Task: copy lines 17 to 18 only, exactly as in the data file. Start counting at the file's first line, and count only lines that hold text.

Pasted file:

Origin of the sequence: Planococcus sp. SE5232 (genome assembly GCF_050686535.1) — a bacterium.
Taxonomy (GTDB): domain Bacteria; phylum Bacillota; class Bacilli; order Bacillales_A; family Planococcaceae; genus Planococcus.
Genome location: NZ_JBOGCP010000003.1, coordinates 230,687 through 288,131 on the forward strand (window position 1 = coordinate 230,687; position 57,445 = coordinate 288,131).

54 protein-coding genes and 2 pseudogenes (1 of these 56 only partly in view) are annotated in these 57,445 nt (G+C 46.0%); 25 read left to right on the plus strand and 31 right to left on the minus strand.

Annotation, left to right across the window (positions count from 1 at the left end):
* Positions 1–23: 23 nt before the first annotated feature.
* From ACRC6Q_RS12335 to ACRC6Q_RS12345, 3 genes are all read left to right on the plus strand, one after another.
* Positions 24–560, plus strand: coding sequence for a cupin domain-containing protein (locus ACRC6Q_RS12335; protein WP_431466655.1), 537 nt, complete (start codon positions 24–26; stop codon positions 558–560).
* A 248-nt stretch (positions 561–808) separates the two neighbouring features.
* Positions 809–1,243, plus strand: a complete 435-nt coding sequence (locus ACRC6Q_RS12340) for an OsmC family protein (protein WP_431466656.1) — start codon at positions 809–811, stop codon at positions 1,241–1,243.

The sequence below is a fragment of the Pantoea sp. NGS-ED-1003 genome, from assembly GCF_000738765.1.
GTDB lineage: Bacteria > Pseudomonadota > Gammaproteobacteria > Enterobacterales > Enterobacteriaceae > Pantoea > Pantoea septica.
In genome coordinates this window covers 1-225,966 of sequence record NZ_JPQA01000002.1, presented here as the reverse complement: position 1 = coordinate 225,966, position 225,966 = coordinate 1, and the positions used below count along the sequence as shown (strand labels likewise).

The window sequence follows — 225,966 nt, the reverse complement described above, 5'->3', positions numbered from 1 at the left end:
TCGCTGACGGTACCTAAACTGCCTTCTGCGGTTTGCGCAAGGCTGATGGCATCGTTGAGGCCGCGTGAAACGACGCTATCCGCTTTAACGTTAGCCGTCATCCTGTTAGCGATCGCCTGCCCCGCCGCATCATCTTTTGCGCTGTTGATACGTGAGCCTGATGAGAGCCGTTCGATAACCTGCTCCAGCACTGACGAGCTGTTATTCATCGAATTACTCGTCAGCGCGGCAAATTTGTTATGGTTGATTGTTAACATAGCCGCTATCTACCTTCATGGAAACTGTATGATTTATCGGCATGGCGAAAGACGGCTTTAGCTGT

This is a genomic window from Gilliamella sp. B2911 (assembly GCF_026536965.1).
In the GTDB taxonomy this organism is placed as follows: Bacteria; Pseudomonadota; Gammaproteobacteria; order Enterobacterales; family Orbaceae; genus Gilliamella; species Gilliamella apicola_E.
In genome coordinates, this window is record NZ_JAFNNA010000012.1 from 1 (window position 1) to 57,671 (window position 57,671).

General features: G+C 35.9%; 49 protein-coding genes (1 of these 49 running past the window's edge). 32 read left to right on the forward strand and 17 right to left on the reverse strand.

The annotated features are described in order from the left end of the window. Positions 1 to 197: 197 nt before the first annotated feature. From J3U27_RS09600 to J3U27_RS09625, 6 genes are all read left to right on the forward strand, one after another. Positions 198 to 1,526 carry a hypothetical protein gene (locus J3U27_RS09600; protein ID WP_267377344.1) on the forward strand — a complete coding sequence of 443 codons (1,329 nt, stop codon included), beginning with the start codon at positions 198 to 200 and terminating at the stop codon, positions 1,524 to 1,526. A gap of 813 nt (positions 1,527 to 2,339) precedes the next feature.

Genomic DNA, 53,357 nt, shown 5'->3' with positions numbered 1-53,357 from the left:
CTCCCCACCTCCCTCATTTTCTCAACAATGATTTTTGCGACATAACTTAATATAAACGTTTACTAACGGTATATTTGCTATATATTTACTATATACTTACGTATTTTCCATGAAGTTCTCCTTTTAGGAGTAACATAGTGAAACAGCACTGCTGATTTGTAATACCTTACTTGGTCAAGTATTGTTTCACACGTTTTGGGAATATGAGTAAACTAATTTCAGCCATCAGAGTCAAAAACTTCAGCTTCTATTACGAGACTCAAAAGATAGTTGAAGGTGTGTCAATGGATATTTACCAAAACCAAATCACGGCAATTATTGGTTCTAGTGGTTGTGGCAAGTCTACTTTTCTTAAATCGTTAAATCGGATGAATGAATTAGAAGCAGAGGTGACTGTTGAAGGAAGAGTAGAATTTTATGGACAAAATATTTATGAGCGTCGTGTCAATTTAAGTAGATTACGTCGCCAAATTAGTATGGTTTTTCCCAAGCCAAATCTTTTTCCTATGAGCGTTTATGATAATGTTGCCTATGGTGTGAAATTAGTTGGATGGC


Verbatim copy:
In the GTDB taxonomy this organism is placed as follows: Bacteria; Pseudomonadota; Gammaproteobacteria; order Enterobacterales; family Orbaceae; genus Gilliamella; species Gilliamella apicola_E.
In genome coordinates, this window is record NZ_JAFNNA010000012.1 from 1 (window position 1) to 57,671 (window position 57,671).